As we reported last November in Best 5 Investment Picks for 2012, the smart money was positioning portfolios for growth, based on strategists’ confidence that cash-rich U.S. companies were well disposed toward dividends and that another recession was far from likely.
That was then. Considering the global markets’ second-quarter plunge on eurozone worries—not to mention the fiscal cliff that the U.S. faces as the presidential election nears—investors now understandably wonder if their money is still safe.
In a market call on Tuesday, OppenheimerFunds Chief Investment Officer Art Steinmetz acknowledged that eurozone woes and the fiscal cliff are tremendously difficult to handicap. “It seems that we are in thrall to the caprices of politicians more than in the past,” he said.
Asked if it was worthwhile to wait to buy stocks until after the election, however, Steinmetz was adamant. “I would not let the elections stop me from getting my portfolio right today,” he said.
Recession remains unlikely, noted his colleague, Chief Economist Jerry Webman: “We think the most probable case is a little more Europe, a little more crisis, a little more central bank action, and we’ll keep bouncing along. The problem is that all of this creates uncertainty, and the markets hate uncertainty.”
Overall, Steinmetz said, mutual fund flows in the last six years have shown a net drain in U.S. equity funds, with a slight flow to emerging markets and a huge flow to fixed income. Indeed, he said investors’ overwhelming faith in the bond market as a safe haven is starting to look a lot like the dot-com bubble of the late 1990s.
So what’s an investor to do? Read on for AdvisorOne’s midyear update on the best investment picks for 2012.
Despite talk that dividend-paying stocks may be the next bubble because valuations are overstretched, equities continue to be a good bet, asserted OppenheimerFunds Chief Investment Officer Art Steinmetz during the Tuesday market call.
“If you look at the total return in bonds, you can’t go down below zero,” Steinmetz said. “The possibility of a loss is greater than ever because yields are lower than they’ve ever been. On the other hand, stocks have gotten cheaper and cheaper relative to bonds.”
(Remember, investors, that the markets of 2012 are tightly correlated due to macroeconomic events, which means that many people are overlooking companies’ fundamentals. Those are ideal conditions for stock pickers.)
“Over the next seven years, stocks will outperform bonds, and investors are positioned exactly the wrong way,” said Steinmetz, who likes the finance, health care, tech and retail sectors. And, he added, beware materials and energy.
Taking a contrarian stance, Steinmetz also gave European stocks a mention, saying they look attractively cheap these days. “No one’s saying we have a bullish outlook on the European economy,” he said, “but don’t forget that many European companies have a global customer base that doesn’t depend on the European consumer. That represents an opportunity, in Oppenheimer’s view. Don’t look at countries, look at companies.”
The German technology conglomerate Siemens, for example, saw its most successful year in its history in 2011, but the stock reached a 52-week low of $82.23 earlier in July, off 42.8% from its $138.23 high. NASDAQ’s July 8 “GuruFocus” list of 52-week lows notes that some stock pickers have used this as an opportunity to buy Siemens.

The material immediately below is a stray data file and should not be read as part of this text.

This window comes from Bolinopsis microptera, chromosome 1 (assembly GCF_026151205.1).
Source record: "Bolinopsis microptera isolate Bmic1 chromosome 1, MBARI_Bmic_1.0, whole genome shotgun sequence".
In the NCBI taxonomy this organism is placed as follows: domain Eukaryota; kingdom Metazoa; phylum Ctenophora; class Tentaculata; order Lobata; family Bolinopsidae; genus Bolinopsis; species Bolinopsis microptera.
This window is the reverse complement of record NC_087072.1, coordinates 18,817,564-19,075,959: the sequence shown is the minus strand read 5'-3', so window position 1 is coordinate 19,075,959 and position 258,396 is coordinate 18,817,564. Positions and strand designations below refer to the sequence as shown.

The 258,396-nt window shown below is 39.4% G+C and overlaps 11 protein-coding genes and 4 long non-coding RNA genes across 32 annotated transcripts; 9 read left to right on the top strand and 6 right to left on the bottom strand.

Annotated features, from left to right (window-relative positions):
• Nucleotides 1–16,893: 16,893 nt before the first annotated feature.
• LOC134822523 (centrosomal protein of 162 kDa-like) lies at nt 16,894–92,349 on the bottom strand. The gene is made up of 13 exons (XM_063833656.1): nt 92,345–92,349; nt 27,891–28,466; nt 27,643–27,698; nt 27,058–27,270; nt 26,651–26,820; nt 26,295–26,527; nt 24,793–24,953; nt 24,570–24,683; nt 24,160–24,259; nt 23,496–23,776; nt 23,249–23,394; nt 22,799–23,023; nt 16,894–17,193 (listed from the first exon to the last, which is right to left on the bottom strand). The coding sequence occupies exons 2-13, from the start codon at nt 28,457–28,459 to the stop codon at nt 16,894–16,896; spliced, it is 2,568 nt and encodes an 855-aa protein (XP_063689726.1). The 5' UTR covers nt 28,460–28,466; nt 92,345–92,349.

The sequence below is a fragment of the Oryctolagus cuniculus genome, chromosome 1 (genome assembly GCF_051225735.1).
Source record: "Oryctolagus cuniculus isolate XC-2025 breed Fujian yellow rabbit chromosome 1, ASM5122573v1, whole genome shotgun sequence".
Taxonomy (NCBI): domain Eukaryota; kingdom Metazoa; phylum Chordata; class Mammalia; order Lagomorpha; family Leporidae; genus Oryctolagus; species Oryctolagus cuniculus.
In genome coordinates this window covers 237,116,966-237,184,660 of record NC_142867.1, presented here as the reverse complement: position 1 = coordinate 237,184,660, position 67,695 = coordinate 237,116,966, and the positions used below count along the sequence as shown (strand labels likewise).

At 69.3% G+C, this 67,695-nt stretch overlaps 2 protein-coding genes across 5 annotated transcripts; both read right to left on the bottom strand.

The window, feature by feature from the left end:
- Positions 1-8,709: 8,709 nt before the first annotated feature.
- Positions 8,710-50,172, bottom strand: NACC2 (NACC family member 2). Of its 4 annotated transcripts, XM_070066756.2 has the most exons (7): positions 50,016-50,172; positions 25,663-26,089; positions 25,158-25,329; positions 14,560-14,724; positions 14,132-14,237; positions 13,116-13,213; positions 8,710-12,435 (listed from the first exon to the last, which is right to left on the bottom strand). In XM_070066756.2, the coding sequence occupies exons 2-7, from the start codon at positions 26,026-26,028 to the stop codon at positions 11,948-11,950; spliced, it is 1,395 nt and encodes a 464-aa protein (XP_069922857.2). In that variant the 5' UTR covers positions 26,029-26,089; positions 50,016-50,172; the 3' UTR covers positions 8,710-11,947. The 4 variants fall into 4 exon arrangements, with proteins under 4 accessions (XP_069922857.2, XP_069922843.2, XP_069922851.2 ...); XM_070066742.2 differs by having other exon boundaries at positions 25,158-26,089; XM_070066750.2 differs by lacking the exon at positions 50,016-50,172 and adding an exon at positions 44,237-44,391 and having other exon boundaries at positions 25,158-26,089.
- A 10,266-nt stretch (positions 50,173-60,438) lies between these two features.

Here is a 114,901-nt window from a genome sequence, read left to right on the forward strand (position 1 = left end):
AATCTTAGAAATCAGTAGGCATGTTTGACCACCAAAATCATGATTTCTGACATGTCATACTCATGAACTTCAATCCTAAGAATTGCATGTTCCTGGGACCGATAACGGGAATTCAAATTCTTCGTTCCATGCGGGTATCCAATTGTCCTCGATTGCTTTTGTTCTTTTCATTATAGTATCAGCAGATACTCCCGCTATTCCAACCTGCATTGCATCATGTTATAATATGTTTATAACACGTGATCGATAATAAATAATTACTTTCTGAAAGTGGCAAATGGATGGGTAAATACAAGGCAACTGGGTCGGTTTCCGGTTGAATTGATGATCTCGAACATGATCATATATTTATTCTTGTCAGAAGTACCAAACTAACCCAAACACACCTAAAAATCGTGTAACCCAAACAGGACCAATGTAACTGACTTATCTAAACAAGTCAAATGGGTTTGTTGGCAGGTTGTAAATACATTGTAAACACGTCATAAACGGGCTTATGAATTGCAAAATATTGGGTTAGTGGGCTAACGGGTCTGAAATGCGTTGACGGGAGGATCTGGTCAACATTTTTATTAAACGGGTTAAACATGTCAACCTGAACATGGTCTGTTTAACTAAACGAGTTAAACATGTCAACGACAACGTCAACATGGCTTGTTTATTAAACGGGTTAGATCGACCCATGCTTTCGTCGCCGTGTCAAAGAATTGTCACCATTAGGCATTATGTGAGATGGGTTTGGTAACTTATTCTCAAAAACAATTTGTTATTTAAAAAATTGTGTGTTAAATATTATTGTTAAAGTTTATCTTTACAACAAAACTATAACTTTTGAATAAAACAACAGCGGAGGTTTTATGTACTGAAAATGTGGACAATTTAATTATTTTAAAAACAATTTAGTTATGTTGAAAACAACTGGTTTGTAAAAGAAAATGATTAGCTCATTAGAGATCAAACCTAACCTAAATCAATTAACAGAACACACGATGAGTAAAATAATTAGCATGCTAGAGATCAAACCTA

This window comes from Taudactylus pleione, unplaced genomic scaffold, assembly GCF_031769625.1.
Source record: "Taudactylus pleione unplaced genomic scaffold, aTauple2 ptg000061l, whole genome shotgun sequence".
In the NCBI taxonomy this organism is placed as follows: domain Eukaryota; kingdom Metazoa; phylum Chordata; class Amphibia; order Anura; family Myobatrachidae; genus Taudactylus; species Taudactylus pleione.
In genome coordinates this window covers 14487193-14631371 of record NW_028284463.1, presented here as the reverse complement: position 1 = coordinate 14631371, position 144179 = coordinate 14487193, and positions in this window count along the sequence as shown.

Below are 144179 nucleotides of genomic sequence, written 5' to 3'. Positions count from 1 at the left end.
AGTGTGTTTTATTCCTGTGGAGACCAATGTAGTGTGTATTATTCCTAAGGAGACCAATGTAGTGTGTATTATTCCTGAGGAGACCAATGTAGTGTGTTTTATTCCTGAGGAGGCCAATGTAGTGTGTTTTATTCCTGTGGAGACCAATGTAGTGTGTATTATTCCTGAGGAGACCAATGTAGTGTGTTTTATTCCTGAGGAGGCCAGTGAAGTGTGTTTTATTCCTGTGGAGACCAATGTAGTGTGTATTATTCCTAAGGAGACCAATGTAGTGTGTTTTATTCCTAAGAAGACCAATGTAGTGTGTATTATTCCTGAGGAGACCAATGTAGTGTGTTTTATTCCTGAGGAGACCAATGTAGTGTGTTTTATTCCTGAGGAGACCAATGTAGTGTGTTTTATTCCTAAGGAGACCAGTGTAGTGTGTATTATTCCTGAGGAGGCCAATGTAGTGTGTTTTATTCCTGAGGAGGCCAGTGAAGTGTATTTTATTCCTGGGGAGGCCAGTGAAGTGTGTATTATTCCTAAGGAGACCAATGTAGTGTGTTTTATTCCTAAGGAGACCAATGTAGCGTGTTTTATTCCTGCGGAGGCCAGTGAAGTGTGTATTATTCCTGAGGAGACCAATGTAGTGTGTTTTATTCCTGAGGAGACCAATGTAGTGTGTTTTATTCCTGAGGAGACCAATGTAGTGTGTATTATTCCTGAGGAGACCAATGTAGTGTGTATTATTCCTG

The U.S. Treasury on Wednesday auctioned its benchmark 10-year notes at a yield of 1.459%—a record low, confirming most analysts’ belief that the best way for investors to go in the fixed-income market is toward higher-yielding bonds with good underlying fundamentals.
A day earlier, the LPL Financial market strategist Anthony Valeri warned in a fixed-income call note that the auction might test demand as investor fatigue with lower yields sets in.
But on the positive side, Valeri wrote, “A lack of new issuance, strong reinvestment needs, attractive valuations and above-average income continue to support high-yield bonds despite equity volatility. The average yield spread of high-yield bonds is currently 6.5% above comparable Treasuries.”
Whether it’s sovereign debt, investment-grade corporate, high-yield junk or tax-free municipals, the key to buying bonds in 2012 is duration risk, which also stands at record-high levels, according toSteinmetz, Oppenheimer’s CIO.
Money is pouring into fixed income, especially governments, including municipal bonds with long durations, Steinmetz said. “People like them for the tax exemption, but they should look at shorter-term muni bond funds. People don’t understand the risks they’re getting into.”
Mirroring Valeri, Steinmetz pointed to the virtues of high yield: “We think it’s an excellent time to clip the coupons on high-yield corporates and leveraged loans,” he said.
Looking for a solid exchange-traded fund to invest in? The S&P Capital IQ ETF analyst Todd Rosenbluth makes no bones about what he believes is a top pick: the iShares S&P 100 Index Fund (OEF), which offers a basket of dividend-yielding stocks and a low expense ratio of 0.2%. Apple is the fund’s largest holding.
“These are the 100 largest stocks within the S&P 500 Index,” Rosenbluth told AdvisorOne on Wednesday. “These are the heavyweights. The index and the fund have outperformed the broader S&P 500 Index year to date because investors are gravitating more to the safety of the largest of the large caps.”